by Julius Melnitzer
With stepped-up enforcement and the proliferation of corporate regulatory offences, criminal law may be the next big growth area for Canada's large firms
What, at first glance, is wrong with this picture? That's a legitimate question lawyers might have asked themselves after traipsing into a Toronto courtroom earlier this year to get a glimpse of the criminal fraud proceedings against former Nortel CEO Frank Dunn, former CEO Geoff Beatty and former corporate controller Michael Gollogly.
It's not that senior management of a failed, high-profile multinational are, so to speak, in the prisoners' dock. Conrad Black, after all, has just finished his sentence. And while white-collar criminal prosecutions have hardly been the rage in Canada, their ubiquity in the US and the growing worldwide enforcement focus on keeping wayward executives and corporations in line made it inevitable that Canada's regulators and police forces would soon have to join the rest of the real world.
Many of the faces in the courtroom are familiar too. Ontario Superior Court of Justice Frank Marrocco, a former icon of Ontario's criminal defence Bar, is presiding. Brian Greenspan and members of his blue-chip Toronto criminal law boutique are defending Gollogly, and Greg Lafontaine, a veteran of the Toronto criminal defence Bar, is counsel to Beatty.
The Trickling Down of Global Uncertainty
by Sandra Rubin
Canadian law firms are feeling the effects of global events like the ongoing debt problems in the European Union and a slew of tough new banking rules that have lenders tightening the tap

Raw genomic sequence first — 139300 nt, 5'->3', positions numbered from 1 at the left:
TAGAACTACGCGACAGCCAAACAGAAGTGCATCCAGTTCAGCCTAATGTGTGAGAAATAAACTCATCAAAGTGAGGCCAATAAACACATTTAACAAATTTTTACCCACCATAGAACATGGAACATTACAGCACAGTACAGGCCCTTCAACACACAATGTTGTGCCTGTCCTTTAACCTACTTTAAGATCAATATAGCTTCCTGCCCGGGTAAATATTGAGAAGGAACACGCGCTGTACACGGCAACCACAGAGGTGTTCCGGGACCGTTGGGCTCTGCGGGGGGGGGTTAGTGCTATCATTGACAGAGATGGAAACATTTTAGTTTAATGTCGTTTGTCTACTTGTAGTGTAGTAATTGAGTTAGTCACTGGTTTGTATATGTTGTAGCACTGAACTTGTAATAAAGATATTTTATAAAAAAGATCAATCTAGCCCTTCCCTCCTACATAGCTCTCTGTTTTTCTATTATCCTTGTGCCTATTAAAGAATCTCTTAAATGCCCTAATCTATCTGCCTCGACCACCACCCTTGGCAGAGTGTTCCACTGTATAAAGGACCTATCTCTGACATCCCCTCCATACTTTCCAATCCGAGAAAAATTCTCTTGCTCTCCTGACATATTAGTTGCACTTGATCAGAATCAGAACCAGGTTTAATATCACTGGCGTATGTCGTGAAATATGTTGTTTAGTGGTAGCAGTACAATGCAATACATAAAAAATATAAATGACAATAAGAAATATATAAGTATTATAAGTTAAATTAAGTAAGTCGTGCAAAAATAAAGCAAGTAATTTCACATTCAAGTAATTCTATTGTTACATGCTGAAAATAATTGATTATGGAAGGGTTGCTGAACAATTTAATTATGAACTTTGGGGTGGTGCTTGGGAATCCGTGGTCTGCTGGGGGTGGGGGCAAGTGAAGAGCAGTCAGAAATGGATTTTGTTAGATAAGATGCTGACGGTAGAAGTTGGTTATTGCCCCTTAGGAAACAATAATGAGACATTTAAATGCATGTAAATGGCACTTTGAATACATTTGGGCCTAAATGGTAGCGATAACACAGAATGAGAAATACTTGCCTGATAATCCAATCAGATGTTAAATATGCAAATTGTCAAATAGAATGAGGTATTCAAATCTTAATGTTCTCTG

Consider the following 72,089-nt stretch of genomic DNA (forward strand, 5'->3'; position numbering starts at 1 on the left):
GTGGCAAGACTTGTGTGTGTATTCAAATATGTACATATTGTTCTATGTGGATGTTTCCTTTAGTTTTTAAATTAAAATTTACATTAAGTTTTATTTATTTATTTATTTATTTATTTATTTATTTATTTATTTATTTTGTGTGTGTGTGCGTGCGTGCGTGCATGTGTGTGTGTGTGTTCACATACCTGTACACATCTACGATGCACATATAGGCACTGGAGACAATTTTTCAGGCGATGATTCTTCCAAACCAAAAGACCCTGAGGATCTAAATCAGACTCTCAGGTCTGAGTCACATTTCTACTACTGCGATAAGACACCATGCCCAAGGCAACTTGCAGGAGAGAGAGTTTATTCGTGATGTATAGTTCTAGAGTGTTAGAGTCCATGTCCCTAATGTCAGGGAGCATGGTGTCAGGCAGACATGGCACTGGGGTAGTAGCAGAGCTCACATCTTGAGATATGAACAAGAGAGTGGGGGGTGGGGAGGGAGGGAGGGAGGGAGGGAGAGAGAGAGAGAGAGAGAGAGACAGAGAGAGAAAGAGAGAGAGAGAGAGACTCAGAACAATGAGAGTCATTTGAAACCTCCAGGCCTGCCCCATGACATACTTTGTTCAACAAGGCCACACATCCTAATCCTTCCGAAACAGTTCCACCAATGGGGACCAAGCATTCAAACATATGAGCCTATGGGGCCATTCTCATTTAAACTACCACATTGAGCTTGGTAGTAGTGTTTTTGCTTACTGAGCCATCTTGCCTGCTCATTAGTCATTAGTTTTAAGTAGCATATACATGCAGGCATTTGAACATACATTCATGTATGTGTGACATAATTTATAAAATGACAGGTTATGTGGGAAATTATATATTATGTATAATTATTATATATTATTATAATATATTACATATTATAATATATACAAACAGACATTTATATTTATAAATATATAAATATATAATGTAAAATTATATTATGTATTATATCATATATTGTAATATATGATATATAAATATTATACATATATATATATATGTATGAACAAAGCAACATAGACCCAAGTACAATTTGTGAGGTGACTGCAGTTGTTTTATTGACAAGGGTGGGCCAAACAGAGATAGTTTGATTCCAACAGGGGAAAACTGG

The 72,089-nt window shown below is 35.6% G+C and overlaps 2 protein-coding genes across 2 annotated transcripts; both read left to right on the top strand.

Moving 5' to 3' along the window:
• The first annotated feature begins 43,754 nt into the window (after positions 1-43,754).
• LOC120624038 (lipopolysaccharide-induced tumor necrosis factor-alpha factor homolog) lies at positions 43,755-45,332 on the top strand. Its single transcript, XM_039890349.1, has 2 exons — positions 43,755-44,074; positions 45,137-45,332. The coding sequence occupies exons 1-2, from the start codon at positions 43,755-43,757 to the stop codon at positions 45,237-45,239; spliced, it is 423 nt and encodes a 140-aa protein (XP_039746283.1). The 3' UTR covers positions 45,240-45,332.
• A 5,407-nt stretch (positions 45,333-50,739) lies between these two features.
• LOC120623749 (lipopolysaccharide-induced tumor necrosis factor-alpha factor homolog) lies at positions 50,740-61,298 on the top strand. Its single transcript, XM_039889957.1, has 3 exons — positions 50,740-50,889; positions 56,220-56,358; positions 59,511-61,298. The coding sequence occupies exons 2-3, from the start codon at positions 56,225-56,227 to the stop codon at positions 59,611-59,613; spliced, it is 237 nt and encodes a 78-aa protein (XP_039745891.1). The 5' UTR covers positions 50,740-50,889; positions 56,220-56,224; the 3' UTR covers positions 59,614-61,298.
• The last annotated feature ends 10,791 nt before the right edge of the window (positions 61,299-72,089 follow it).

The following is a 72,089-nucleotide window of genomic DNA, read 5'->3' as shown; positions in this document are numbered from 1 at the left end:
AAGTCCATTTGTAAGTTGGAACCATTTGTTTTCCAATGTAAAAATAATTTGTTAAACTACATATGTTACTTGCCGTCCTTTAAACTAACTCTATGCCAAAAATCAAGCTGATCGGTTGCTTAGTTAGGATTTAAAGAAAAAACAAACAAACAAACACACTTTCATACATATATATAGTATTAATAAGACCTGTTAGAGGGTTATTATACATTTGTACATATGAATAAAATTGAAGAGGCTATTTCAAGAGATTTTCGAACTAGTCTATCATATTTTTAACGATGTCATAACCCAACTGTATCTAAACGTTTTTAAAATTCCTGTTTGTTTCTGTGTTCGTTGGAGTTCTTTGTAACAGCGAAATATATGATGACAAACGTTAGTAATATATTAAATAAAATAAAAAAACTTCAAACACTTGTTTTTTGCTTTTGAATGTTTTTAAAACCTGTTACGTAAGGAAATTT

Andrew Fleming, a senior partner at Norton Rose Canada LLP, was at a dinner this spring where Ontario Finance Minister Dwight Duncan was the keynote speaker. He had recently presented Ontario's budget, and the topic of the evening was finance. There were some Canadian business heavyweights in attendance and the conversation turned to the economy, and the phenomenon of Canadian financial institutions and companies sitting on hundreds of millions of dollars in cash and not reinvesting it.
“One of the players stood up and said, ‘I can tell you we have a significant cash balance at the moment. But we're not spending it because we're worried that the economy in certain parts of the world – not necessarily in Canada – is going to tank, and therefore we're going to need the cash just to keep going through a rough patch,'” recounts Fleming.
That's so perfectly 2012, isn't it? It's not exactly turning out to be the year of living dangerously. Uncertainty over the financial health of the European Union – the impact of a default on the global banking system – combined with a slew of tough new banking rules has many global lenders tightening the tap.